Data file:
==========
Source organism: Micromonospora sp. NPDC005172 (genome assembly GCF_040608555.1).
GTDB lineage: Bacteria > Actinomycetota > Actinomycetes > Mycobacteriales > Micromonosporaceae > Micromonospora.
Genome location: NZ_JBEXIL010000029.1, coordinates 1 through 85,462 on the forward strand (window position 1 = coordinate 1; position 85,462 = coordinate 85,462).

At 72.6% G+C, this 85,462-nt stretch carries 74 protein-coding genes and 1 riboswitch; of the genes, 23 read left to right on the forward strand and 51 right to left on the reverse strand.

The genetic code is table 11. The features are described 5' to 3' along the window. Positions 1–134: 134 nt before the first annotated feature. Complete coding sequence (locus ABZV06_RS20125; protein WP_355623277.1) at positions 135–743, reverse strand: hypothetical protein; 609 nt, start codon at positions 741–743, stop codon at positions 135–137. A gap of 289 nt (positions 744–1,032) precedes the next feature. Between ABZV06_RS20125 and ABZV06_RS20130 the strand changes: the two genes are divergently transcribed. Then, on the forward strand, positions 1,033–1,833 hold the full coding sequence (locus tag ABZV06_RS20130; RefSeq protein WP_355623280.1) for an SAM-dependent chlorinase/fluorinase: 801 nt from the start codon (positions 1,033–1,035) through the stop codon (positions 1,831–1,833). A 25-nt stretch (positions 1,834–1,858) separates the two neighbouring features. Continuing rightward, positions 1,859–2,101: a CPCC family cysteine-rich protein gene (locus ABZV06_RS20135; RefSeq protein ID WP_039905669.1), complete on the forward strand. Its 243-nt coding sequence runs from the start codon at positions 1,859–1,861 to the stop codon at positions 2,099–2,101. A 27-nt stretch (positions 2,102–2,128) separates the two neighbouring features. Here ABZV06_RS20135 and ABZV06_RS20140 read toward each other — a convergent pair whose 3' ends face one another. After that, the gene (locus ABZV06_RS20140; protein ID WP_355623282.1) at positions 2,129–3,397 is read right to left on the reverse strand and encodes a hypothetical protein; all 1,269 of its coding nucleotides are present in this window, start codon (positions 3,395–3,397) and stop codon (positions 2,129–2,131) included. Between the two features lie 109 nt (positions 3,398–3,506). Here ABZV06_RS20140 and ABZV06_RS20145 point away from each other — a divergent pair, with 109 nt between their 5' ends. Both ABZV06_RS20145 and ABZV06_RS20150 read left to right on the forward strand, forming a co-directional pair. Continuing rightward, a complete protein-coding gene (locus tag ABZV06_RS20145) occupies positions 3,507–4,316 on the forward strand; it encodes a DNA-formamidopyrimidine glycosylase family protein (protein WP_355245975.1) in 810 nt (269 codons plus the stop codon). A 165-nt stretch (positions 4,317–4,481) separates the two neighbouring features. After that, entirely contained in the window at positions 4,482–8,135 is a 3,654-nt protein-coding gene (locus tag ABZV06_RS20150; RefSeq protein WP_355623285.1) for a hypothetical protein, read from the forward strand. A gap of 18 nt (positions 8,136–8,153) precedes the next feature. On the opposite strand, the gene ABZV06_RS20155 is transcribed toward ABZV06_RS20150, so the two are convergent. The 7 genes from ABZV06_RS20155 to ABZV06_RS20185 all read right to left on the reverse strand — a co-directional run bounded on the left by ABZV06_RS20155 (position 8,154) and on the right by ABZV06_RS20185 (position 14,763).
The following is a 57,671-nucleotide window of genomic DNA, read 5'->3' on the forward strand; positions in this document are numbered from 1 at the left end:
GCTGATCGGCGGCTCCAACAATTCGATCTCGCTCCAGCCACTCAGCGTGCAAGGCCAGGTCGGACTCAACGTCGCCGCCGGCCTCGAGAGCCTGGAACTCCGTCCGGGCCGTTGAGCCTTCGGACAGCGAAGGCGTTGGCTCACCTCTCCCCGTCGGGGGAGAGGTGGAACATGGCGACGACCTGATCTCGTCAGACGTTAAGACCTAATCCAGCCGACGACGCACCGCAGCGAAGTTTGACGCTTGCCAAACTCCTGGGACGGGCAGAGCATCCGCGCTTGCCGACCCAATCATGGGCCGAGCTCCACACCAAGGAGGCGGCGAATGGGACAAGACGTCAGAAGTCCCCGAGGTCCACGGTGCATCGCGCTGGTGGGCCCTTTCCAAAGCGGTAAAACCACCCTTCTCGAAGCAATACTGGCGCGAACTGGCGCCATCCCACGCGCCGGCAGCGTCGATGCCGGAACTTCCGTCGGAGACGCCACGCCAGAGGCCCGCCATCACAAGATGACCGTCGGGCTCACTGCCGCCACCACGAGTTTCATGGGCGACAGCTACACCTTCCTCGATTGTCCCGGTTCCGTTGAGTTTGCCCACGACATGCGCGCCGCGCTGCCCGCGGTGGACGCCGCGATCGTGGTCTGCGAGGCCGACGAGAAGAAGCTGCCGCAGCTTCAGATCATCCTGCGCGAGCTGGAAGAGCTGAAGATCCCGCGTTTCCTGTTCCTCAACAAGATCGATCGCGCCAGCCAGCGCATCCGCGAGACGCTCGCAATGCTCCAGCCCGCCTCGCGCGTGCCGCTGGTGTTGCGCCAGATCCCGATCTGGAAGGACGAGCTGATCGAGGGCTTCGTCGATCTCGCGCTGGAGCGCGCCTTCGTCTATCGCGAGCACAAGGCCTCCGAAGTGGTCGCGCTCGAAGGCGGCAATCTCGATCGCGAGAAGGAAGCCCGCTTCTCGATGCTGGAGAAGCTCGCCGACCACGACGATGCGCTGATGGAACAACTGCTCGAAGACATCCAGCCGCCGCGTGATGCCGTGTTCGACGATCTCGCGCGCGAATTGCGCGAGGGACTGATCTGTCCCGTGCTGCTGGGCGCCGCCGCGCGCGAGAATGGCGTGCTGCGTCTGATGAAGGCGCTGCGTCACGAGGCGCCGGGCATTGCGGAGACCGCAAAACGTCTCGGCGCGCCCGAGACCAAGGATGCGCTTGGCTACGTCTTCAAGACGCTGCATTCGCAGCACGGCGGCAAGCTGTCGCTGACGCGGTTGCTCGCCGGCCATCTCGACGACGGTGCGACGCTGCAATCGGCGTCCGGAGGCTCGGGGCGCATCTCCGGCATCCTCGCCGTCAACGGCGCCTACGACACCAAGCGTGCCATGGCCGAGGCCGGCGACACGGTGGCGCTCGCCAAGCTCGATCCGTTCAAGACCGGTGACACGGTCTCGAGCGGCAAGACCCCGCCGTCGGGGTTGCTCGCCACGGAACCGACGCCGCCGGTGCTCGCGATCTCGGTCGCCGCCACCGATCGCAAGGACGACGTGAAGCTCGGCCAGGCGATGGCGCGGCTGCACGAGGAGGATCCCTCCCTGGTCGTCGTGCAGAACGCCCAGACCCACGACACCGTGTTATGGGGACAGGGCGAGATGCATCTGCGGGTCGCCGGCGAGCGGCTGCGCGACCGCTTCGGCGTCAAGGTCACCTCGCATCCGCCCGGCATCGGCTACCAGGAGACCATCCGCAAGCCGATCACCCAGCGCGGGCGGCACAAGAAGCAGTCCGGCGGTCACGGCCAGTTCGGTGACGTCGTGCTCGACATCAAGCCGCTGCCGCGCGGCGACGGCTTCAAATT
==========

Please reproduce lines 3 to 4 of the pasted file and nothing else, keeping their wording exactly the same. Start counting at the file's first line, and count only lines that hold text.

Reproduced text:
Genome location: NZ_JBEXIL010000029.1, coordinates 1 through 85,462 on the forward strand (window position 1 = coordinate 1; position 85,462 = coordinate 85,462).

At 72.6% G+C, this 85,462-nt stretch carries 74 protein-coding genes and 1 riboswitch; of the genes, 23 read left to right on the forward strand and 51 right to left on the reverse strand.